I came across a pretty hilarious article on Forbes when brainstorming ideas for my column this morning. It's about business jargon and how useless (and somewhat stupid) most of it is.
Now, I'm the first to be skeptical of buying into culture, jargon being a defining component of culture, so I have always been the _last_ to use an organization's jargon when I've been a part of it, but even I find that some of the assertions the author makes are a little absurd. You can find the article here.
Now I'm going to reach out to all of you, exceed expectations in writing this article, and shoot the wind about how I feel about jargon. Was that good enough?
Prior to my foray into finance, I worked in the healthcare industry as a quasi-software developer. The company I worked with had a very heavy-handed culture, and jargon was prevalent. Now, I never wanted to work as a software developer, but as a recent graduate, I took what I could get. This all made me even more skeptical when all of the sudden the only words I heard were "best practice", "workflow", and "best of breed".
When I quit that job to pursue finance, I vowed to never work at an organization that was full of jargon. I figured, "hey, bankers are smart folks that don't have time to waste on petty crap like jargon, what a waste of time". My naivety has since been curbed.
The funniest thing about jargon to me is the degree to which _no one_ likes it but everyone buys into it. For instance, I am not a huge fan of the phrase "reach out"...it just sounds bizarre to me. I, like the author of the Forbes article, would much rather say "get in contact with", "contact", "get in touch with", etc. Any sexual connotations aside, reach out is simply a strange way to say that you are talking, or planning on talking, to someone. However, despite disliking the phrase "reach out", I find myself using it all the time -- during information interviews, when talking to normal people, when giving friends advice about networking, and even in other situations. Honestly, I don't think anyone really _likes_ phrases like reach out...they do make you sound like a bit of a tooligan. But that doesn't matter -- spend a little bit of time in the business world and you'll quickly understand that everyone both uses business jargon and expects the people around them to use it as well.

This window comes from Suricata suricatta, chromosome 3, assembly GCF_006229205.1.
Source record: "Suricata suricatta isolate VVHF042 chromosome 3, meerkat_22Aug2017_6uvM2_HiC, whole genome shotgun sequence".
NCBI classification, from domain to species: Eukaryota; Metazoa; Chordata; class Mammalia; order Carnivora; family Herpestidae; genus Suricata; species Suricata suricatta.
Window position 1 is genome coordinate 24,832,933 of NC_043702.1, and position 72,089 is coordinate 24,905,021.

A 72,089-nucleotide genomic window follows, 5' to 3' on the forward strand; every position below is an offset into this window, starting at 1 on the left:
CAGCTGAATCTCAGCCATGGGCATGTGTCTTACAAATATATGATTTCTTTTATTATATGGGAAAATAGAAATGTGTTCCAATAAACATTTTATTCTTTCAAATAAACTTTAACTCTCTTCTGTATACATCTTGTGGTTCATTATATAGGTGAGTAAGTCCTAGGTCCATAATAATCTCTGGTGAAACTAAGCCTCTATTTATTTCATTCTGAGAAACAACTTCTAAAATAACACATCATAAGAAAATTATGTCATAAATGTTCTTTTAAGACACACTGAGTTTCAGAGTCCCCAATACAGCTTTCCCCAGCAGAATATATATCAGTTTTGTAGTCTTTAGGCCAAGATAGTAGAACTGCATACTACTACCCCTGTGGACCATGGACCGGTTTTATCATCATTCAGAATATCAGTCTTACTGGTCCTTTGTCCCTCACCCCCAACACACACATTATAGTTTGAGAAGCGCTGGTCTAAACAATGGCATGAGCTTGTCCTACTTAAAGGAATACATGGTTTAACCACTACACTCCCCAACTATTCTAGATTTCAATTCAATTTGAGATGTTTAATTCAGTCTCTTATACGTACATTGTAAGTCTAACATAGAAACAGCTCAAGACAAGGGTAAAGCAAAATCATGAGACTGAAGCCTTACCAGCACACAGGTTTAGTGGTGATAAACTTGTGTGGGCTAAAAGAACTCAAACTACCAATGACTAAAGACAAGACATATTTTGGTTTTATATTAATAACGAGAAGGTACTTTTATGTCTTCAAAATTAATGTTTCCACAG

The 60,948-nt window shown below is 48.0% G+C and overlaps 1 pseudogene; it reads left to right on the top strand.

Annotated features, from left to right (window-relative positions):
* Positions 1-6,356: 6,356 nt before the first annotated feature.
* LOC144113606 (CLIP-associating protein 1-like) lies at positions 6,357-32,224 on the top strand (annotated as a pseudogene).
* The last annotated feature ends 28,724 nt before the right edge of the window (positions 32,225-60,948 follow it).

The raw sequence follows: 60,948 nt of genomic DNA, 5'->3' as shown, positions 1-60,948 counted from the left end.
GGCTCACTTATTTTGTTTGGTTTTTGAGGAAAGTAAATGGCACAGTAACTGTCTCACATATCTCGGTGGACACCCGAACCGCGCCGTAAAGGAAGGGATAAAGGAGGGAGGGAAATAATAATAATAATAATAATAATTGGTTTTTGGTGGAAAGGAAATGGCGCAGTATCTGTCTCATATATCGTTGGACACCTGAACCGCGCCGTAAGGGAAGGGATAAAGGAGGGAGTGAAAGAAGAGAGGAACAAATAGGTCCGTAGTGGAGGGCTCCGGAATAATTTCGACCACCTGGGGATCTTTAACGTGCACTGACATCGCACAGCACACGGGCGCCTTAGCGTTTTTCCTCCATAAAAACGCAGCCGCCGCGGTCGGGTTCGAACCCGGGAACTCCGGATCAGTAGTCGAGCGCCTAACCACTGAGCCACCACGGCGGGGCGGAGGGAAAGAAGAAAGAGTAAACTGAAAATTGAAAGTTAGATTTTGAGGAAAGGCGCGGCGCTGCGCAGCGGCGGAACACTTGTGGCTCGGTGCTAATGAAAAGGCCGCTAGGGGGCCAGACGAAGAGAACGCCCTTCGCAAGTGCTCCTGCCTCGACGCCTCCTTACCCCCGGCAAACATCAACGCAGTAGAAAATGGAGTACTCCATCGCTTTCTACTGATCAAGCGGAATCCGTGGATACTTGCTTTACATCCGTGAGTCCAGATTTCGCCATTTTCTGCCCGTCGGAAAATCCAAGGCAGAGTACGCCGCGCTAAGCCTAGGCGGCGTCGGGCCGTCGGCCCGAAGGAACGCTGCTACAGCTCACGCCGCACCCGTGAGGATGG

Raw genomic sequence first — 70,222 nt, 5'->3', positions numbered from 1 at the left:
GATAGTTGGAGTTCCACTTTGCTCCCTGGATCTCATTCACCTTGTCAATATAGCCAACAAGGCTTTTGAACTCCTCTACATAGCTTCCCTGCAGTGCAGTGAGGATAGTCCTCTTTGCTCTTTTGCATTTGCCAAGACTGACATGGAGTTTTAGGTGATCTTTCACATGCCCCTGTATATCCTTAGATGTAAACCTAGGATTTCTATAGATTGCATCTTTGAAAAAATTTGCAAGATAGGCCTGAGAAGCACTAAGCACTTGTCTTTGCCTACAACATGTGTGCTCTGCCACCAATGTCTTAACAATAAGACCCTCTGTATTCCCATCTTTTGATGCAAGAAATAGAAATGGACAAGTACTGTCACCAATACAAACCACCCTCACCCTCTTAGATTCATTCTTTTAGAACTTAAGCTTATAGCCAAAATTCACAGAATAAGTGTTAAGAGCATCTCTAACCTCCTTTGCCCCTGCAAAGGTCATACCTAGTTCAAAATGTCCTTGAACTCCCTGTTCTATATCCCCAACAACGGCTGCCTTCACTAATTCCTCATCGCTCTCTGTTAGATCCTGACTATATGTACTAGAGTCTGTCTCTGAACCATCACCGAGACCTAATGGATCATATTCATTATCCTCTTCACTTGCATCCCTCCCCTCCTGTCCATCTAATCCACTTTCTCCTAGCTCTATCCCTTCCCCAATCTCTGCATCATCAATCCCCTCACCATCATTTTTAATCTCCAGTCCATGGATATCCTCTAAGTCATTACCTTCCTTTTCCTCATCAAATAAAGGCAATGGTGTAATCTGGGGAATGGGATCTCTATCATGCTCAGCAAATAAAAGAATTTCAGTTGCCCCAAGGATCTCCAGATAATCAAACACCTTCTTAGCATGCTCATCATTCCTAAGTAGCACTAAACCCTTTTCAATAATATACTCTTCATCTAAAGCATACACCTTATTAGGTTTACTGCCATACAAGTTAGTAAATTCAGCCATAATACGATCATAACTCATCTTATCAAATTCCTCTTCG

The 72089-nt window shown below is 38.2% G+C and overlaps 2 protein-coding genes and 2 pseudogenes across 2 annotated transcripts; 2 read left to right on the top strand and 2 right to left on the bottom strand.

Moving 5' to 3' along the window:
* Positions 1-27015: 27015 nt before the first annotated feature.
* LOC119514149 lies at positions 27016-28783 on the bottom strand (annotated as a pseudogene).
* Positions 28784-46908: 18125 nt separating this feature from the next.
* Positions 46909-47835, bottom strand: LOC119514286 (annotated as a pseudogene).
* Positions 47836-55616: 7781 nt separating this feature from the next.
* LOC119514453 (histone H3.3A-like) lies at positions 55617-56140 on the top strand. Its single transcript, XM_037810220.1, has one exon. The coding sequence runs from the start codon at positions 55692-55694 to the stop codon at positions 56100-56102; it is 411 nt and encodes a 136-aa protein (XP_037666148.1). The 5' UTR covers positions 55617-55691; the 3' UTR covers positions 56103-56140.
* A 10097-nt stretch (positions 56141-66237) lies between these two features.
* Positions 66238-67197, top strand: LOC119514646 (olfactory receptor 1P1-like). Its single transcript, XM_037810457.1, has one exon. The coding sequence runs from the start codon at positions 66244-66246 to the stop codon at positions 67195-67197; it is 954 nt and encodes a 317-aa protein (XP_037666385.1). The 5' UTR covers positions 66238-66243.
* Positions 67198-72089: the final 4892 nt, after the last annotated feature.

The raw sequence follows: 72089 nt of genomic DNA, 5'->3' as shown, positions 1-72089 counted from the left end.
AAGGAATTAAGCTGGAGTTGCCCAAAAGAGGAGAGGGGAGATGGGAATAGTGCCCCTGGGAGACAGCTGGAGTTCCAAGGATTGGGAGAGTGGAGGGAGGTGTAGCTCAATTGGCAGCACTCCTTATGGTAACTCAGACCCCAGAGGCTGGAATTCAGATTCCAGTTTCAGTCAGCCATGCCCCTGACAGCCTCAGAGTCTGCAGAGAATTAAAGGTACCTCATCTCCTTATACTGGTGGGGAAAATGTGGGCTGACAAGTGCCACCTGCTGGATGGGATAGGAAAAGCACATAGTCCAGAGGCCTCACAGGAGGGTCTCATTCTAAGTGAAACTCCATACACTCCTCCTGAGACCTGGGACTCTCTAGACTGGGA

Jargon has a bit of a cult of personality, despite being an inanimate object. Maybe because I was interested in finance (and wasn't interested in software), I found it easier to stomach the fact that suddenly I was using phrases like "reach out", "execute", "give 110%", among others.
I remember one time I got into contact (note, I did not say "reached out" :) ) with someone at a local startup that I was interested in learning more about. Their PR person was about my age - 23 - and a recent college graduate. In her e-mail response to me, she thanked me two or three times for "reaching out", and upon meeting her, I was interested to learn that she did not have a business degree and didn't see herself in a business role whatsoever after graduation. She was clearly not your prototypical business person, but she had, in a short period of time, totally bought into the jargon associated with business professions.
It was one of those weird situations where we were talking to one another, using business jargon, and we _both_ know that it was bullshit (and even smiled a few times because of how ridiculous we sounded). But at the end of the day, we had both made it "somewhere", and using jargon was totally fine. It's a weird dilemma, because all it takes is one person who uses jargon genuinely and believes it's awesome to cause everyone else to use it, most likely disingenuously.
What do you guys think about jargon? Absurd, a necessary evil...perhaps an unnecessary evil? And what do you make of some of the jargon the Forbes article brings to light...a lot of these words I didn't even realize were "business jargon" per se.
Thanks for reading.